Azerbaijan started an "anti-terrorism" campaign in the disputed region of Nagorno-Karabakh on Tuesday. File Photo by Maxim Shipenov/EPA-EFE
Sept. 19 (UPI) -- Azerbaijan launched an "anti-terrorism" campaign in Armenian-held positions on the disputed region of Nagorno-Karabakh on Tuesday, stoking fears of reigniting the deadly war between the two Caucasian countries.
Baku's ministry of defense has posted several videos to its social media showing its military bombing purported Armenian military positions within the disputed region, some of which it said were used to target civilians in Azerbaijan.
Azerbaijan's defense ministry on Tuesday said in a statement that the goal of its so-called anti-terrorism measures is to "suppress large-scale provocations" in the region. It said it would evacuate local Armenians.
"As part of the measures, positions on the frontline and in-depth, long-term firing points of the formations of Armenia's armed forces, as well as combat assets and military facilities are incapacitated using high-precision weapons," the ministry said.
Baku has accused the Armenian army and armed forces of "systematic shelling" of its military positions as well as mining Azerbaijan territories and increasing its number of military trenches and shelters.
Armenia has rejected the notion that it has military installations in Nagorno-Karabakh, while accusing Azerbaijan of conducting a disinformation campaign.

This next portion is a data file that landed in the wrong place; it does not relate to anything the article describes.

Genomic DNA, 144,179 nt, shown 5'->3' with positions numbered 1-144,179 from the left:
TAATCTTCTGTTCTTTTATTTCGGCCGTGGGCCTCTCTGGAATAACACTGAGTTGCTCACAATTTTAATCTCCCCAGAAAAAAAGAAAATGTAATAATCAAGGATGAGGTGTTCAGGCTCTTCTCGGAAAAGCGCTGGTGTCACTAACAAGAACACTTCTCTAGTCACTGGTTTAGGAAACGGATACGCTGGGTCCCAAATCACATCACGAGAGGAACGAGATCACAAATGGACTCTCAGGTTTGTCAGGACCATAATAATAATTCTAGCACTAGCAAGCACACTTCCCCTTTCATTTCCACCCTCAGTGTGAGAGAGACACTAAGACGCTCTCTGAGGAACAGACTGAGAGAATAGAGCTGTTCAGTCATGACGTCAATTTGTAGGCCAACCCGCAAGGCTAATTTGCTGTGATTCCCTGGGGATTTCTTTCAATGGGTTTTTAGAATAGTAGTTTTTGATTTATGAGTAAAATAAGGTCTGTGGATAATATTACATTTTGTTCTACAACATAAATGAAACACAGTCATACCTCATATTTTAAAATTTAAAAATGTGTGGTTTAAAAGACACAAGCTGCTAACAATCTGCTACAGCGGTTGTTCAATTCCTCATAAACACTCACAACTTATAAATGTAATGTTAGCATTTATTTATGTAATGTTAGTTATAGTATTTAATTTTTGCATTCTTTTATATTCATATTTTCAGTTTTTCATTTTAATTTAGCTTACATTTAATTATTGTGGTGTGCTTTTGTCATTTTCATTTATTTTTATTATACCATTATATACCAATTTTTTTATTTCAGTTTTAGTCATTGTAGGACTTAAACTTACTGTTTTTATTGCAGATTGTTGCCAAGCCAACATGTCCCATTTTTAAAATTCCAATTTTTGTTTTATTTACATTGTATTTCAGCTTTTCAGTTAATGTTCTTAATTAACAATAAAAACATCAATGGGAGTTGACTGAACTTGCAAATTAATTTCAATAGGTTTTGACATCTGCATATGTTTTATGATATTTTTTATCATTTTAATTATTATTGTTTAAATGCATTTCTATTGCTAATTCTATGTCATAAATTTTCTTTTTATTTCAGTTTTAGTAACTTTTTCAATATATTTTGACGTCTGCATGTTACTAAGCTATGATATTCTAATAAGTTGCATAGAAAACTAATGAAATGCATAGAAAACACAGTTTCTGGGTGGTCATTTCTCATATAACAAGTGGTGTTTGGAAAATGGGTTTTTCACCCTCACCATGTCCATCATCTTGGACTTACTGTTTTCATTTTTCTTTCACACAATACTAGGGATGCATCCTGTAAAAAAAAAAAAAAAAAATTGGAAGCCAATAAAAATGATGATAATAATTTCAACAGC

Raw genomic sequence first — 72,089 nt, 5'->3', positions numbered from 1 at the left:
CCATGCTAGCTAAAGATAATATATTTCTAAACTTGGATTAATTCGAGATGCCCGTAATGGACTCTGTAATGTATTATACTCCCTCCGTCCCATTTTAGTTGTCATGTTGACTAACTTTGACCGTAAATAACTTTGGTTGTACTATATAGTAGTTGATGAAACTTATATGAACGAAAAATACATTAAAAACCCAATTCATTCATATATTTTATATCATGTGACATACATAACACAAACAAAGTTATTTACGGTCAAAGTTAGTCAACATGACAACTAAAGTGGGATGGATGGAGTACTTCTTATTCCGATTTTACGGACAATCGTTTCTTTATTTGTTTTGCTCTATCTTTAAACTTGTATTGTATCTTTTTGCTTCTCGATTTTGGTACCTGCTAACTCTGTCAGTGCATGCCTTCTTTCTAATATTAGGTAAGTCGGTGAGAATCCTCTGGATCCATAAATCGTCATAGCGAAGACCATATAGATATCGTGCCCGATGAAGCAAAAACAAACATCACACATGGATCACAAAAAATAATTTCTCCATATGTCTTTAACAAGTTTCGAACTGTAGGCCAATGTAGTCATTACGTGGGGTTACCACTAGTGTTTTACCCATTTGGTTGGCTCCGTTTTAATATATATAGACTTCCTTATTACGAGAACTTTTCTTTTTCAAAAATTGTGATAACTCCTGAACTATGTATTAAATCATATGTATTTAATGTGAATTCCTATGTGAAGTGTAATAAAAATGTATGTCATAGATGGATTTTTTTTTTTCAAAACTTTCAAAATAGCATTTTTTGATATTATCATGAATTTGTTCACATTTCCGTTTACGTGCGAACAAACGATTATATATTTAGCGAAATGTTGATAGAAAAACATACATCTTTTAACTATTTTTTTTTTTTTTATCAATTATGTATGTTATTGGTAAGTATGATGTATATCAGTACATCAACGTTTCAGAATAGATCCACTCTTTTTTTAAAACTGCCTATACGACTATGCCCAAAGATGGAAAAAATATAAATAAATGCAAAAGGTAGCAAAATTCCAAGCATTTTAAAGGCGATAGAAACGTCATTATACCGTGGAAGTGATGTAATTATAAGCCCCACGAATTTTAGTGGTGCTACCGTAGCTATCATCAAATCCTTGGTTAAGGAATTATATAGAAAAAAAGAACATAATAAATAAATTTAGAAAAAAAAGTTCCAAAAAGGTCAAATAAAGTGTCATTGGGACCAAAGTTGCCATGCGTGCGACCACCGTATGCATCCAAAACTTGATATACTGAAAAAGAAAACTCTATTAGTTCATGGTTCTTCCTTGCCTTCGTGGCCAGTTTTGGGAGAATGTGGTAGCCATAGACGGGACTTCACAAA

"The Ministry of Defense of the Republic of Armenia has repeatedly stated that the Republic of Armenia does not have an army in Nagorno-Karabakh," it said in a statement.
Azerbaijan's defense ministry told Azerbaijan State News Agency that it will halt its so-called anti-terrorism campaign once the Armenian armed forces formations surrender.
The renewed fighting threatens to restart the deadly 2020 war between the countries that led to Azerbaijan taking land from Armenia in the region.
U.S. Secretary of State Antony Blinken said Azerbaijan was taking "unacceptable military actions" that risk worsening the humanitarian situation in Nagorno-Karabakh.
Readouts from his office show he spoke with both Azerbaijani President Ilham Aliyev and Armenian Prime Minister Nikol Pashinyan about Baku's actions.
To Aliyev, he urged him to immediately cease his military campaign in Nagorno-Karabakh. To Pashinyan, he expressed the United States' deep concern and underscored that they are calling on Azerbaijan to stop its military action and return to dialogue.
The Nagorno-Karabakh region has been a flashpoint for the two countries for decades. Though internationally recognized as part of Azerbaijan, the contested border area is predominately populated with Armenians as they tried to declare independence from Baku in early 1991.
Two wars have been fought over the region by Azerbaijan and Armenia, with the most recent being a six-week conflict in 2020 that ended with a Russia-led cease-fire agreement that included the maintenance of the Lachin corridor, which is a mountain road and the only link for residents of Nagorno-Karabakh to Armenia.
That deal, though, has all but fallen apart with Azerbaijani forces taking control of the vital Lachin Corridor.
In April, Azerbaijan established a checkpoint on the corridor, the sole land link between Armenia and the contested Nagorno-Karabakh region, sparking outrage in Yerevan.